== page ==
I can’t remember when I started “playing” the piano, but by the age of 5 or 6 I could perform many simple songs, provided they were on the white keys. Within a couple of years I taught myself to accompany the melodies with “um-pah” chords with my left hand. Hit the root note with my pinkie, and go up one octave with my index finger; add the third note above and the fourth below. Make “sad” chords by moving my thumb down one half note, switch the chords to fit the sound of the melody. All of this without knowing the names of chords, whether major, minor, sevenths, ninth, diminished, or augmented. Only much later in life did I learn something about music theory. The theory helped me understand the rules, and made it easier for me to apply their principles and advance in knowledge.
Likewise, I’ve been watching birds most of my life. I know many of their sounds and behaviors, but I never fit them into any kind of system or theory. Jon Young, in his little book What the Robin Knows: How Birds Reveal the Secrets of the Natural World (Houghton Mifflin Harcourt), has enriched my birding experience by providing such a framework. It’s not a rigid system or code, but it helps interpret the actions of birds.
We’ve all had days when birding was slow. The time of year is right, the habitat looks perfect, but the birds seem to have disappeared. We might hear a familiar bird calling or singing here or there, but none are in view. We turn to watching butterflies and dragonflies, or simply end up saying it wasn’t a “birdy” day and return home disappointed.
An endorsement on the dust cover of Young’s book states “…[A]fter reading his marvelous book…[y]ou’ll discover a universal bird language that will speak to you whenever you go outdoors.”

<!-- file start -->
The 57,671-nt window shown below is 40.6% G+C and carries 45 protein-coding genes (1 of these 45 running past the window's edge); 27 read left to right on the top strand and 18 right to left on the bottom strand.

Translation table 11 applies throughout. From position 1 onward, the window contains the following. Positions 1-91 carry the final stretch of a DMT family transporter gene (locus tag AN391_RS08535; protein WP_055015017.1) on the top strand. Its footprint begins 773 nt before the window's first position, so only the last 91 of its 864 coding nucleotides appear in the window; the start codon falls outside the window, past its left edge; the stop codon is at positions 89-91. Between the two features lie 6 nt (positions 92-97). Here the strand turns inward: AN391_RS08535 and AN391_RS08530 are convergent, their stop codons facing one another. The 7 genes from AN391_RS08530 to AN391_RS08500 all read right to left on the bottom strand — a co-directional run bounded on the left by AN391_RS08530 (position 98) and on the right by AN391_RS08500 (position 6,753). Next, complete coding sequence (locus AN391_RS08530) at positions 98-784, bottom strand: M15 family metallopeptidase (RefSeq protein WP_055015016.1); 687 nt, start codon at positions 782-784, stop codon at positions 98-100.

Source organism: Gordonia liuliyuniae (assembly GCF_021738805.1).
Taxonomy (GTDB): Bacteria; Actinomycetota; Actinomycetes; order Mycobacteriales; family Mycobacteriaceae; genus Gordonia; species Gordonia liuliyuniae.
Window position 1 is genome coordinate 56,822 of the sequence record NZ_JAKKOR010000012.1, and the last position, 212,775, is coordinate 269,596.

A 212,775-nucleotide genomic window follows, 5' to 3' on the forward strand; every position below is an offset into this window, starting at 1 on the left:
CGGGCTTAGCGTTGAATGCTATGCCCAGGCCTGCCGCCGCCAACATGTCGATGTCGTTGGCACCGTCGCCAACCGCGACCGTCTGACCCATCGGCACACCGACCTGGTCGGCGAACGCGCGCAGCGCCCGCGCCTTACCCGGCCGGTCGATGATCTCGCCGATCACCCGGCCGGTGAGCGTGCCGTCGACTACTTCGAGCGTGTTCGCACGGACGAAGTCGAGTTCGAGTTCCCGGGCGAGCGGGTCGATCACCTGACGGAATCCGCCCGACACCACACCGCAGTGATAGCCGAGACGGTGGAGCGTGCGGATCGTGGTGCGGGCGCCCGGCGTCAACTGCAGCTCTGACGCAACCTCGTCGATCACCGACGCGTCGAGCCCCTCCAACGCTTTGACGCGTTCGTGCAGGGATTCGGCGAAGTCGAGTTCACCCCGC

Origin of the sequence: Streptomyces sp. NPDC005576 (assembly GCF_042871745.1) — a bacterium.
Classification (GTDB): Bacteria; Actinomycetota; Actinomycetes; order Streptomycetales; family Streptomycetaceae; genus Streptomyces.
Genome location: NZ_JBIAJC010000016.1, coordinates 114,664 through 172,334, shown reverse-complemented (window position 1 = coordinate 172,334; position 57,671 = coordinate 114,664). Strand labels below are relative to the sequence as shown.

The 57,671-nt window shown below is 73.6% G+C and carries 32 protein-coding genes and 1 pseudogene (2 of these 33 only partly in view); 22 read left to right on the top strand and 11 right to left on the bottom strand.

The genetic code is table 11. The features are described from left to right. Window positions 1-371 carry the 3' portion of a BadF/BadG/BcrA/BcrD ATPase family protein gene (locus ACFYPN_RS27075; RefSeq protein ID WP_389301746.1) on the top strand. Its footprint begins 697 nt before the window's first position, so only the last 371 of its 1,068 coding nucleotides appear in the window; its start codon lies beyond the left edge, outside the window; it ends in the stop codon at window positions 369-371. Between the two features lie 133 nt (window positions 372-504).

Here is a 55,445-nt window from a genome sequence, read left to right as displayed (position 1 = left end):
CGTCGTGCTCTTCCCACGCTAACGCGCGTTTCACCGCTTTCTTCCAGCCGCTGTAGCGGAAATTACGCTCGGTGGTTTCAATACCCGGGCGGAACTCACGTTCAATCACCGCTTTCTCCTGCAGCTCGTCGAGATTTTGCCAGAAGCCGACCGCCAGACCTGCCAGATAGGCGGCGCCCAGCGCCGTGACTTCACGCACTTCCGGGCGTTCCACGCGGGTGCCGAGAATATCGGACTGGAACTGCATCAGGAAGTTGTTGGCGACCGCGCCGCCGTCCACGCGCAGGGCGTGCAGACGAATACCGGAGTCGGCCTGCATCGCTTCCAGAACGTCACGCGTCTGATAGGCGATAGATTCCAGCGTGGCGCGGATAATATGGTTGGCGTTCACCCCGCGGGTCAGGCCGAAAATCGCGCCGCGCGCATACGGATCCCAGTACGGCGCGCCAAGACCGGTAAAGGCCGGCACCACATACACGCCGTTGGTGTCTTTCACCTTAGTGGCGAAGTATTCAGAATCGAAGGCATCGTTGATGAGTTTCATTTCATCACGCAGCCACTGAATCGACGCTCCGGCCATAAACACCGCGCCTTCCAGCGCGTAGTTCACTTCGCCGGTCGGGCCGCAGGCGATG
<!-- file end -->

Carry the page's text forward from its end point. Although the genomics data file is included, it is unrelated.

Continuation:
Don’t you ever wish you could understand the language of birds? I’ve talked to the birds, and they’ve talked back to me and then to each other (Much ado about a squeak). Once, their excited scolding helped me trace the movements of a Bobcat as it circled around behind my back in the wetlands, and their silence has alerted me to the presence of predators overhead.
My iPod has an app which can translate speech into any of several selected languages. Since I have Cuban in-laws with extended families, I have used it to communicate with some of the non-English speaking relatives. Sometimes what comes out bears little resemblance to the intent of our words. We end up laughing into the speakers. Laughter, facial expression and other non-verbal clues often reveal more than our words.
This book won’t provide a literal translation of the robin’s calls and songs. It goes beyond the individual sounds, and provides them in a behavioral context. Much attention is devoted to the “body language” of birds when they are subjected to various types of disturbance. Their responses are described in three dimensions (and in a fourth dimension, time), supplemented by instructive diagrams. Young calls them the twelve “alarm shapes.”
What were these Gray Catbirds saying to each other? Are they fighting, or are they courting? Actually, their calls did not sound angry, and their pursuit seemed gentle, so I assume it was the latter.
These two Northern Mockingbirds were issuing more hostile calls.
This pair appeared to be squabbling over their property lines.
The mockingbird on the left was unwilling to give ground, and the hostility escalated, evidenced by their body language and slurred calls.
They finally came to blows. If my iPod were able to translate their “words,” there would probably be many bleeps in my transcript of this confrontation. The bird to the right flew off. My guess is that it was the intruder.
Birds cannot smile or grimace. The bony ridge over the eyes of eagles produces a perpetual frown. The male Bald Eagle, on the right, was acting amorous. Was he whispering “sweet nothings” into his mate’s ear?
He is startled when she rebuffs him severely.
Now they are obviously not on speaking terms.
Wild creatures don’t waste precious energy, so their actions are usually purposeful. What were these Black-legged Kittiwakes trying to accomplish with their raucous clamoring?